Patients Embrace Virtual Health Care During Pandemic

Patients are using and enjoying virtual care and communications at high rates due to the COVID-19 pandemic, with 60 percent reporting in a new survey that based on their recent experiences, they want to use technology more for communicating with health care providers and managing their conditions in the future.
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person attending e-visit with doctor
As the COVID-19 pandemic continues, patients are reacting positively to virtual health care options. // Stock photo

Patients are using and enjoying virtual care and communications at high rates due to the COVID-19 pandemic, with 60 percent reporting in a new survey that based on their recent experiences, they want to use technology more for communicating with health care providers and managing their conditions in the future.

Dublin-based Accenture, a global professional services company with offices in Detroit, Livonia, Troy, and Ann Arbor, surveyed 2,700 oncology, cardiology, and immunology patients globally, and nine out of 10 reported the quality of virtual care was as good or better than before, according to its recent study.

The survey was conducted in May across China, France, Germany, Japan, the United Kingdom, and the United States.

Due to the pandemic, health care providers cancelled appointments, transportation options were shut down, and patients didn’t want to risk exposure to COVID-19. About 70 percent of patients deferred or cancelled at least some elements of their treatment.

Nearly half of all surveyed patients began getting home treatments using tools such as video conference calls, online chat, and apps. Of those who used video conferencing, 63 percent said it was very good or excellent. About 70 percent reported they were using video conferencing for treatment for the first time.

“Along with the move to virtual forms of care and communication came a sense of greater satisfaction with the care provided,” says Brad Michel, lead of Accenture North America Life Sciences. “Many patients said they felt care was more personal, more convenient, and timelier. Rather than having to commute to a doctor’s office or treatment facility and undergo the stress of sitting in a waiting room for their turn, care was now being administered at home – in a setting, time, and place where people felt most comfortable. A good many also said the information they received was better.”

About 47 percent of respondents said they received better, more personalized responses, 41 percent said they received quicker responses, and 40 percent said it was more convenient to access through new communications channels.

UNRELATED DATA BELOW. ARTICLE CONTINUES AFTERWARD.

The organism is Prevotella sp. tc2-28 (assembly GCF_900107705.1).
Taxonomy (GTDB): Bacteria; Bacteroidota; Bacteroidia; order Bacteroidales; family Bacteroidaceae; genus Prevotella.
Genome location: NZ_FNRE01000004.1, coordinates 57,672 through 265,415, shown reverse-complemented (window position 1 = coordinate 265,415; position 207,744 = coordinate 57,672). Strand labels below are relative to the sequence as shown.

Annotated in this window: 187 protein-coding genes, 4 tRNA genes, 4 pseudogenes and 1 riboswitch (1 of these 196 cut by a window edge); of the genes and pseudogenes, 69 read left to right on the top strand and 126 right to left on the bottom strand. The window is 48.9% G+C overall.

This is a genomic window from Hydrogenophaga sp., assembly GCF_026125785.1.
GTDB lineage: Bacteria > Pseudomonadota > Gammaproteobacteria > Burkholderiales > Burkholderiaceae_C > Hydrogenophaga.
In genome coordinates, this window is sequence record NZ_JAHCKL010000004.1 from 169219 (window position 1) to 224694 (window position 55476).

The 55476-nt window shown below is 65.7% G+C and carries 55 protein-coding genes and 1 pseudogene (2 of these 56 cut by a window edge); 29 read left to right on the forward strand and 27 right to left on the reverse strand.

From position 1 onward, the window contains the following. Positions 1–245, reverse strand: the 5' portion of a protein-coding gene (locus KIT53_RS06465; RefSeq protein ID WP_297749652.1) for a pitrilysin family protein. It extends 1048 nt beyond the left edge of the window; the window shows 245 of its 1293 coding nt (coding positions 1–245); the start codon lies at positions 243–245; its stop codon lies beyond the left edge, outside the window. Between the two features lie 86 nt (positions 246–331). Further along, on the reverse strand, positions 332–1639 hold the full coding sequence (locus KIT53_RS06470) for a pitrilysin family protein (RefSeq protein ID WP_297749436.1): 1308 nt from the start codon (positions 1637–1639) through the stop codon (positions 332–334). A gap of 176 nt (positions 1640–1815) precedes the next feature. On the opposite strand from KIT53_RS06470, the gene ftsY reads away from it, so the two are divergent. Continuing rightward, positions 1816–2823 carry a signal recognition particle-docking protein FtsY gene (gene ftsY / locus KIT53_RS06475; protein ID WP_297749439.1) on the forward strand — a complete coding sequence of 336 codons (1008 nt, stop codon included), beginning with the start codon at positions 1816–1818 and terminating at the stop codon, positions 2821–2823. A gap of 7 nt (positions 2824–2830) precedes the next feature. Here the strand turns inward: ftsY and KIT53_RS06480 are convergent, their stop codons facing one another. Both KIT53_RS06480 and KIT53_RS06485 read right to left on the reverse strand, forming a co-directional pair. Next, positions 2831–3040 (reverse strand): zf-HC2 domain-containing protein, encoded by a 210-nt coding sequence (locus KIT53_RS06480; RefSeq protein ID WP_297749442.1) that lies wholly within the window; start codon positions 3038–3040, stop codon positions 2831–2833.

Of the patients surveyed, 60 percent said their trust in health care providers has increased, and 45 percent said their trust in pharmaceutical and medical device companies has increased.

About 77 percent of patients said clinical trials they were participating in were suspended or delayed, which could affect the speed to which new treatments come to market. About 61 percent of patients whose trials continued said they used some form of virtual communication or care.

“Increasing virtual communication and treatment options offers multiple benefits for clinical trials, as one-third of all patients in trials reported that even before COVID-19, they had difficulty making appointments or physically getting to clinics for treatment,” says Michel. “Patients want more video conferencing and fewer clinic visits, which would make clinical trials more convenient and accessible.”

Patients said they want to be consulted more, but they are far from the center of the clinical trial design process. As decisions were made on how to modify clinical trials due to the pandemic, 14 percent of patients were asked about what changes would work for them. This was true across all therapeutic areas and geographies.

“The pandemic has shifted patient attitudes and expectations as they have embraced new digital tools,” says Stuart Henderson, global life sciences lead at Accenture. “What we are seeing and hearing is that virtual care is here to stay. Companies need to invest people, time, and money now to build on this momentum to expand and enhance the tools and platforms they use to communicate with and provide care for patients. But technology is not enough, as companies must also continue to engage patients directly to deliver on expectations.”

Accenture surveyed 450 patients from each country. Participants had to have been going to a health care facility for treatment or self-administering at home and have a cardiovascular, immunology or rheumatology, or oncology condition.

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